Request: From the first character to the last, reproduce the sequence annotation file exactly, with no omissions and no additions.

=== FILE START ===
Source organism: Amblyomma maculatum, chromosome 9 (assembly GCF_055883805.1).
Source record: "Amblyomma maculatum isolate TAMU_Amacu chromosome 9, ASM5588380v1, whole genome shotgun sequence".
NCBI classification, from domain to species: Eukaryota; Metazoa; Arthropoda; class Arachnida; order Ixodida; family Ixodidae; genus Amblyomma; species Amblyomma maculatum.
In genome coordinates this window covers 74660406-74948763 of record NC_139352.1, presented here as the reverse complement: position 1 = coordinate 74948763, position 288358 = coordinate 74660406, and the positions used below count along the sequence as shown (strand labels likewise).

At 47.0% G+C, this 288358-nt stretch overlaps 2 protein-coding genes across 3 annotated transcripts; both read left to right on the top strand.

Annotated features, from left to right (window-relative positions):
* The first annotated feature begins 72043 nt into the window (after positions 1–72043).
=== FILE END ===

Source organism: Amblyomma maculatum, chromosome 9 (assembly GCF_055883805.1).
Source record: "Amblyomma maculatum isolate TAMU_Amacu chromosome 9, ASM5588380v1, whole genome shotgun sequence".
NCBI classification, from domain to species: Eukaryota; Metazoa; Arthropoda; class Arachnida; order Ixodida; family Ixodidae; genus Amblyomma; species Amblyomma maculatum.
In genome coordinates this window covers 74660406-74948763 of record NC_139352.1, presented here as the reverse complement: position 1 = coordinate 74948763, position 288358 = coordinate 74660406, and the positions used below count along the sequence as shown (strand labels likewise).

At 47.0% G+C, this 288358-nt stretch overlaps 2 protein-coding genes across 3 annotated transcripts; both read left to right on the top strand.

Annotated features, from left to right (window-relative positions):
* The first annotated feature begins 72043 nt into the window (after positions 1–72043).